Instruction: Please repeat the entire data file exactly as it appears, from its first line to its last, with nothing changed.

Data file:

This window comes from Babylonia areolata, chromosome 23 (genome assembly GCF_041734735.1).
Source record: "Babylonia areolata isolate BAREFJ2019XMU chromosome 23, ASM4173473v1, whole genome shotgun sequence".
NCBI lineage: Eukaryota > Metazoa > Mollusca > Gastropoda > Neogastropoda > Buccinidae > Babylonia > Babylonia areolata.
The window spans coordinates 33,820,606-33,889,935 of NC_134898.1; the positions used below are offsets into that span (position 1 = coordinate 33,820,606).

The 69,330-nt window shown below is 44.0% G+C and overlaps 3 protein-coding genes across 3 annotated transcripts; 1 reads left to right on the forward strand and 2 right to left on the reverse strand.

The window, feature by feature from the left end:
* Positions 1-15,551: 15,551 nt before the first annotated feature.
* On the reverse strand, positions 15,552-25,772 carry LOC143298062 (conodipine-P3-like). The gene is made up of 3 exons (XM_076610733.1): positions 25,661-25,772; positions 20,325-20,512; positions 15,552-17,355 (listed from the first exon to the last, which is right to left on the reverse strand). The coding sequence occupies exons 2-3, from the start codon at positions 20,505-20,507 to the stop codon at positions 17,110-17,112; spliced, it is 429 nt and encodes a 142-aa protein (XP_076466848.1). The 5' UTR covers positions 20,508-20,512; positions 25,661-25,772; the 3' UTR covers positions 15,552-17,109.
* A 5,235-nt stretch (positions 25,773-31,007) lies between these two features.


This window comes from Babylonia areolata, chromosome 23 (genome assembly GCF_041734735.1).
Source record: "Babylonia areolata isolate BAREFJ2019XMU chromosome 23, ASM4173473v1, whole genome shotgun sequence".
NCBI lineage: Eukaryota > Metazoa > Mollusca > Gastropoda > Neogastropoda > Buccinidae > Babylonia > Babylonia areolata.
The window spans coordinates 33,820,606-33,889,935 of NC_134898.1; the positions used below are offsets into that span (position 1 = coordinate 33,820,606).

The 69,330-nt window shown below is 44.0% G+C and overlaps 3 protein-coding genes across 3 annotated transcripts; 1 reads left to right on the forward strand and 2 right to left on the reverse strand.

The window, feature by feature from the left end:
* Positions 1-15,551: 15,551 nt before the first annotated feature.
* On the reverse strand, positions 15,552-25,772 carry LOC143298062 (conodipine-P3-like). The gene is made up of 3 exons (XM_076610733.1): positions 25,661-25,772; positions 20,325-20,512; positions 15,552-17,355 (listed from the first exon to the last, which is right to left on the reverse strand). The coding sequence occupies exons 2-3, from the start codon at positions 20,505-20,507 to the stop codon at positions 17,110-17,112; spliced, it is 429 nt and encodes a 142-aa protein (XP_076466848.1). The 5' UTR covers positions 20,508-20,512; positions 25,661-25,772; the 3' UTR covers positions 15,552-17,109.
* A 5,235-nt stretch (positions 25,773-31,007) lies between these two features.